Out of all the questions I receive from readers, the most common one is, “Can you please stop writing columns?” These readers, of course, are being ironic.

It’s perhaps the best word that sums up our generation, other than “disappointing.” But what exactly is irony? And how does one go about being ironic? These can be difficult questions for many students, despite the prevalence of irony in modern-day art, media, literature and liberals.

Understanding irony is essential to making friends, dominating conversations, being elitist, wooing potential mates, insulting people, watching reality TV and a whole lot of other activities that we students practice. It has revolutionized the field of sociology and probably lots of other fields, too. In short, as the saying goes, if you don’t know irony then you don’t know a zebra from a horse that has stripes spray-painted on it.

The good news is that irony is not too difficult to learn. One of the key skills is saying one thing and meaning another. This is termed verbal irony and it’s practically indispensible when it comes to being funny and interesting.

For instance, imagine you’ve just finished a romantic candlelit dinner and your date says, “I had a wonderful time.” Should you simply say, “Me too”? If you wish to be unremarkable and boring, go ahead. But a better idea would be to say, “Me too, and you look really beautiful in low lighting such as that provided by these candles.” You’re saying your date is beautiful but you actually mean your date is ugly, which is flirty and fun, because you don’t really mean that. Otherwise you wouldn’t be dating, obviously. You’re being ironic. Get it?

Another form of irony is situational irony, which occurs when there is a disparity between what is expected and what actually happens. A famous case of situational irony occurred in the American Civil War, when Union Army general John Sedgwick chastised his troops for flinching during a shootout. “They couldn’t hit an elephant at this distance!” he declared. Well, you know what happened next: the damn Confederates somehow managed to shoot the Union elephant, even though it was hiding behind a tree.

No, I’m sorry. They actually shot Sedgwick below the eye and killed him. This was quite unexpected and ironic, and the Union soldiers all had a good laugh. Now, obviously you can’t do situational irony like you can verbal irony, but you can recognize it. The trick is always pointing it out when it occurs, which makes you seem awfully intelligent. For example, if you are taking a class on religion and the topic of sexual abuse by religious officials comes up in discussion, you can chuckle and say, “Oh, the irony! Situational, of course. Who would have thought?” Many of your fellow students, not to mention your GSI, will be impressed with your knowledge of the specific type of irony.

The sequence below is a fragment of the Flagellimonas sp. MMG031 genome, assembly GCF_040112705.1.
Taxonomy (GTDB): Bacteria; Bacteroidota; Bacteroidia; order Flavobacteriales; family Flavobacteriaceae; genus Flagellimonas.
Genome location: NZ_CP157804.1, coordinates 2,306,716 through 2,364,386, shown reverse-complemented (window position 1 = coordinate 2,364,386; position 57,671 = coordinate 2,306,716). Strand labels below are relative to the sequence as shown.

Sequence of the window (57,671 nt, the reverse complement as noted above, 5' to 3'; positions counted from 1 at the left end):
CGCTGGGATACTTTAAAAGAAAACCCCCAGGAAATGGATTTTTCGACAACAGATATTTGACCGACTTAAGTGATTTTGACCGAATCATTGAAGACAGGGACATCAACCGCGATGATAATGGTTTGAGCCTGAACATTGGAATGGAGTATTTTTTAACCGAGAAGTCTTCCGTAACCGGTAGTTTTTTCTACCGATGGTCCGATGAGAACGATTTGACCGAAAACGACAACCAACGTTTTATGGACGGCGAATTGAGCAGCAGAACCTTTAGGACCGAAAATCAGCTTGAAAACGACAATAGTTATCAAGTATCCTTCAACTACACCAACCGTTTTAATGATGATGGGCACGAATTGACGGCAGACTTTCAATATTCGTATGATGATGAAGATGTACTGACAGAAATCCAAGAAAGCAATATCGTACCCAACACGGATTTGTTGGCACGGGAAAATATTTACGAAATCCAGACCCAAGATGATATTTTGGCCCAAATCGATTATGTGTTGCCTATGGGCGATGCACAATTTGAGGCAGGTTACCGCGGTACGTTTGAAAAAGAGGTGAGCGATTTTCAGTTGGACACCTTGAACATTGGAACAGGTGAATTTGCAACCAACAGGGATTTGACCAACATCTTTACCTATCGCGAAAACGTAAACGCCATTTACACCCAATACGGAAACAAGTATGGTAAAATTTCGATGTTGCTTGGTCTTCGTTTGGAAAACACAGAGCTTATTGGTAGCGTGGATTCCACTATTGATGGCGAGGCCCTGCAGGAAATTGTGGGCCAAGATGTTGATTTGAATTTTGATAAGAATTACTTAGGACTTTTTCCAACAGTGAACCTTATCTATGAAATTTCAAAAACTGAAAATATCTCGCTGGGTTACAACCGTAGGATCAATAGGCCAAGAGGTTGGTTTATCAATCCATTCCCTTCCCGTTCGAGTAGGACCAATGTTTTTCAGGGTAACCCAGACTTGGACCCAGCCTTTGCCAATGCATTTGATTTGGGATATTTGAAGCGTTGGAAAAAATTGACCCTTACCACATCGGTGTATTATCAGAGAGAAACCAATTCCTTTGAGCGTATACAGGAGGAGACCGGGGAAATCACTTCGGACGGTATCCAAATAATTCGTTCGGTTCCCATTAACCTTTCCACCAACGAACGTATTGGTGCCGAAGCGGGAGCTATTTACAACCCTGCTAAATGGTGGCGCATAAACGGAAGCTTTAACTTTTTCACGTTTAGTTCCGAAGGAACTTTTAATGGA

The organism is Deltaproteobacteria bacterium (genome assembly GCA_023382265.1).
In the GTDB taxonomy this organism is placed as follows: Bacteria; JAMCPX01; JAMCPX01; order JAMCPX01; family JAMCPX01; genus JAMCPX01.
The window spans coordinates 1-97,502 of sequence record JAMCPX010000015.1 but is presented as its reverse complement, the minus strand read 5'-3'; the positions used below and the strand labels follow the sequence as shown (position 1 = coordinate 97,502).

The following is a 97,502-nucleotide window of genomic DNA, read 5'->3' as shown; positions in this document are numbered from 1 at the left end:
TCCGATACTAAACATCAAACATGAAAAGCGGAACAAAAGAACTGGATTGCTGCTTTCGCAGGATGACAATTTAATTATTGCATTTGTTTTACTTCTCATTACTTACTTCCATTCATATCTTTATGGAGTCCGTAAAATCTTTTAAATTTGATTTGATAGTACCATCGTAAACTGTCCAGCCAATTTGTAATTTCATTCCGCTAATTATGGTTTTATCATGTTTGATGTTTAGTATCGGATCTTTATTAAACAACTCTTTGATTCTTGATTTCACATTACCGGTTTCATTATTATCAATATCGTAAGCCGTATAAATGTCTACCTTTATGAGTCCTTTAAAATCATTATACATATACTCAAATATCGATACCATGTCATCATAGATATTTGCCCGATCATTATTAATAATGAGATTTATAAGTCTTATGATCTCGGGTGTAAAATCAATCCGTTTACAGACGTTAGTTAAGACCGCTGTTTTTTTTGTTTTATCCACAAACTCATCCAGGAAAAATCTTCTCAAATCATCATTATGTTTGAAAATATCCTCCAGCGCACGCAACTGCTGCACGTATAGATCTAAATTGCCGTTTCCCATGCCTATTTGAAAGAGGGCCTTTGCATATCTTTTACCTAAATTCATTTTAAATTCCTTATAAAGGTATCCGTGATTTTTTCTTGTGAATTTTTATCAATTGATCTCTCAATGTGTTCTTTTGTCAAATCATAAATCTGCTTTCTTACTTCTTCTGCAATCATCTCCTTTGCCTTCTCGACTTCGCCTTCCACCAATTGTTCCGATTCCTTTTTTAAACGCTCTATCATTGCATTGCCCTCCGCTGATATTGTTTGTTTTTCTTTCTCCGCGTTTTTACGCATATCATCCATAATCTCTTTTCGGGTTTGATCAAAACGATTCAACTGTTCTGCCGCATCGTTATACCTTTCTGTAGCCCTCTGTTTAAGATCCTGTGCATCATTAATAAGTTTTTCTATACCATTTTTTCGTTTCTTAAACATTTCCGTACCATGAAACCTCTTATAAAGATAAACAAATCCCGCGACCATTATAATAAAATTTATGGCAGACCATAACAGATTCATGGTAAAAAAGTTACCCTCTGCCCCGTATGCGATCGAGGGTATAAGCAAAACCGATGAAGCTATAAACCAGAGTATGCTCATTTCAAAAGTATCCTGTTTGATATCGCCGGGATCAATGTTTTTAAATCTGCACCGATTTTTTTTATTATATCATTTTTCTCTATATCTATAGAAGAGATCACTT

Perhaps the most amusing form of irony you can try is feigned ignorance, or Socratic irony. Thousands of years ago, the philosopher Socrates would pretend to be stupid during discussions to draw out the illogic in his opponent’s argument. Tragically, as you will remember, he eventually went too far and ate poison hemlock on purpose to prove god-knows-what, but his contributions to irony are still revered today. Basically, you act rather dumb to tease, amuse, anger or expose the prejudices of a fellow human being before getting punched in the mouth.

Here is a hypothetical conversation between two students, with Ned employing Socratic irony:

Ethel: “Republicans are taking over the House, Ned!”

Ned: “What? When? Do we have enough food?”

Ethel: “The House of Representatives, Ned.”

Ned: “Oh! With guns?”

Ethel: “I hate you, Ned.”

(Note how Ned makes Ethel express her deep-seated, irrational hatred.)

Oh no; I’m almost out of room and I’ve completely forgotten about postmodernism. Okay, real quick: irony and postmodernism go hand in hand and it’s important to use the term “postmodern” in as many conversations as you can, usually with the structure, “In our postmodern society, however, I think the concept of X is Y, don’t you?” Y is almost always something negative. For instance, if someone were to ask you about art, you would say, “I think in our postmodern society, the concept of art is rather artificial, don’t you?”

Anyway, I hope this article cleared up most people’s questions about irony. At this point in our country’s history, we all need a solid grasp of it, and while there are those who say that irony is, in essence, cynical, profound negativity that rejects objective morality and causes the death of sincerity, remember that they are probably just being ironic.

Will Grundler can be reached at wgru@umich.edu.

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